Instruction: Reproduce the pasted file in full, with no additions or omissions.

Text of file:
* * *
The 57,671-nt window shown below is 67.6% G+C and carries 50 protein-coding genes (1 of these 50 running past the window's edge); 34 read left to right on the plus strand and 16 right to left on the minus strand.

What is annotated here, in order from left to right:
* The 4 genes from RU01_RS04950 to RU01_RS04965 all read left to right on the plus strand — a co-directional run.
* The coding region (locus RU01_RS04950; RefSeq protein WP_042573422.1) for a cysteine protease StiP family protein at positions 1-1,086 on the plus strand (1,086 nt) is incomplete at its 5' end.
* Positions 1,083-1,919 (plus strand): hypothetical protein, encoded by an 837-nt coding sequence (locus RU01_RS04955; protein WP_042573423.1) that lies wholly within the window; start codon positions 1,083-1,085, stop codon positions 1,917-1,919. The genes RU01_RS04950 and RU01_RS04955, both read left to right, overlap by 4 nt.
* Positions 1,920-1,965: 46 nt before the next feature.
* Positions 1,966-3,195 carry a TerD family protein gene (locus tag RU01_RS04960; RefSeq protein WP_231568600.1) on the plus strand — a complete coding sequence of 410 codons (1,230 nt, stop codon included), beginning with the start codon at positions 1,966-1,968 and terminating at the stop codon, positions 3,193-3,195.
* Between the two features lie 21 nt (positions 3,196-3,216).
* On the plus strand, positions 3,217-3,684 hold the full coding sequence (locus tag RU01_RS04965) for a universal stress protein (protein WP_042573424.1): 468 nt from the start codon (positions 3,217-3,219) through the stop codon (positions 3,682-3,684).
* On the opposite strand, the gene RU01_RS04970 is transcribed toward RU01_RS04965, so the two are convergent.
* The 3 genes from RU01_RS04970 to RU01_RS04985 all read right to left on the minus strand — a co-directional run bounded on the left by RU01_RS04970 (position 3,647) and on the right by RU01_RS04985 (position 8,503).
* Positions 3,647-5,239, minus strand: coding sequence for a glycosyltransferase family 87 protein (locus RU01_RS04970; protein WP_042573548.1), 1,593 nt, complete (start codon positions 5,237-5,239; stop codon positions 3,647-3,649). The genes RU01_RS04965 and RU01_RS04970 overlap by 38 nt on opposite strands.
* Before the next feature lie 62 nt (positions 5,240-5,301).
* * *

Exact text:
The 57,671-nt window shown below is 67.6% G+C and carries 50 protein-coding genes (1 of these 50 running past the window's edge); 34 read left to right on the plus strand and 16 right to left on the minus strand.

What is annotated here, in order from left to right:
* The 4 genes from RU01_RS04950 to RU01_RS04965 all read left to right on the plus strand — a co-directional run.
* The coding region (locus RU01_RS04950; RefSeq protein WP_042573422.1) for a cysteine protease StiP family protein at positions 1-1,086 on the plus strand (1,086 nt) is incomplete at its 5' end.
* Positions 1,083-1,919 (plus strand): hypothetical protein, encoded by an 837-nt coding sequence (locus RU01_RS04955; protein WP_042573423.1) that lies wholly within the window; start codon positions 1,083-1,085, stop codon positions 1,917-1,919. The genes RU01_RS04950 and RU01_RS04955, both read left to right, overlap by 4 nt.
* Positions 1,920-1,965: 46 nt before the next feature.
* Positions 1,966-3,195 carry a TerD family protein gene (locus tag RU01_RS04960; RefSeq protein WP_231568600.1) on the plus strand — a complete coding sequence of 410 codons (1,230 nt, stop codon included), beginning with the start codon at positions 1,966-1,968 and terminating at the stop codon, positions 3,193-3,195.
* Between the two features lie 21 nt (positions 3,196-3,216).
* On the plus strand, positions 3,217-3,684 hold the full coding sequence (locus tag RU01_RS04965) for a universal stress protein (protein WP_042573424.1): 468 nt from the start codon (positions 3,217-3,219) through the stop codon (positions 3,682-3,684).
* On the opposite strand, the gene RU01_RS04970 is transcribed toward RU01_RS04965, so the two are convergent.
* The 3 genes from RU01_RS04970 to RU01_RS04985 all read right to left on the minus strand — a co-directional run bounded on the left by RU01_RS04970 (position 3,647) and on the right by RU01_RS04985 (position 8,503).
* Positions 3,647-5,239, minus strand: coding sequence for a glycosyltransferase family 87 protein (locus RU01_RS04970; protein WP_042573548.1), 1,593 nt, complete (start codon positions 5,237-5,239; stop codon positions 3,647-3,649). The genes RU01_RS04965 and RU01_RS04970 overlap by 38 nt on opposite strands.
* Before the next feature lie 62 nt (positions 5,240-5,301).